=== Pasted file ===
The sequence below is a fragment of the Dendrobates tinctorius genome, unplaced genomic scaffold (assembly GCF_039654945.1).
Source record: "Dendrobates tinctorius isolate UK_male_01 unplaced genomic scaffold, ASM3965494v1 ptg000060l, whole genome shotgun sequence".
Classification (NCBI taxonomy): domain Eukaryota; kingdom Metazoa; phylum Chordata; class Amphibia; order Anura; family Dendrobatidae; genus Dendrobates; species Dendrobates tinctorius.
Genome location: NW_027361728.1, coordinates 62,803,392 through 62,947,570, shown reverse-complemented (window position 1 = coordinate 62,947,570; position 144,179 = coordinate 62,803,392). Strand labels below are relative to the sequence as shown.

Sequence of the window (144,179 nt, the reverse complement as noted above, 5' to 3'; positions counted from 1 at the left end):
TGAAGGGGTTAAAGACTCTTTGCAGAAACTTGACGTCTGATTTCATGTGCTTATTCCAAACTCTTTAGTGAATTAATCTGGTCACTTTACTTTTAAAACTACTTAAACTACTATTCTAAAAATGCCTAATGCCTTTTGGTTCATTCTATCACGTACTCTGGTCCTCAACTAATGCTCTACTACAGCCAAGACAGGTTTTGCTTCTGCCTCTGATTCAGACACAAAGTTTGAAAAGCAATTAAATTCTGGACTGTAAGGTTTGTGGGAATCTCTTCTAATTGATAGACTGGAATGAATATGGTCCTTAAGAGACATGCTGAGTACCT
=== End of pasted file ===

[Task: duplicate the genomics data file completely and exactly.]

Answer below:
The sequence below is a fragment of the Dendrobates tinctorius genome, unplaced genomic scaffold (assembly GCF_039654945.1).
Source record: "Dendrobates tinctorius isolate UK_male_01 unplaced genomic scaffold, ASM3965494v1 ptg000060l, whole genome shotgun sequence".
Classification (NCBI taxonomy): domain Eukaryota; kingdom Metazoa; phylum Chordata; class Amphibia; order Anura; family Dendrobatidae; genus Dendrobates; species Dendrobates tinctorius.
Genome location: NW_027361728.1, coordinates 62,803,392 through 62,947,570, shown reverse-complemented (window position 1 = coordinate 62,947,570; position 144,179 = coordinate 62,803,392). Strand labels below are relative to the sequence as shown.

Sequence of the window (144,179 nt, the reverse complement as noted above, 5' to 3'; positions counted from 1 at the left end):
TGAAGGGGTTAAAGACTCTTTGCAGAAACTTGACGTCTGATTTCATGTGCTTATTCCAAACTCTTTAGTGAATTAATCTGGTCACTTTACTTTTAAAACTACTTAAACTACTATTCTAAAAATGCCTAATGCCTTTTGGTTCATTCTATCACGTACTCTGGTCCTCAACTAATGCTCTACTACAGCCAAGACAGGTTTTGCTTCTGCCTCTGATTCAGACACAAAGTTTGAAAAGCAATTAAATTCTGGACTGTAAGGTTTGTGGGAATCTCTTCTAATTGATAGACTGGAATGAATATGGTCCTTAAGAGACATGCTGAGTACCT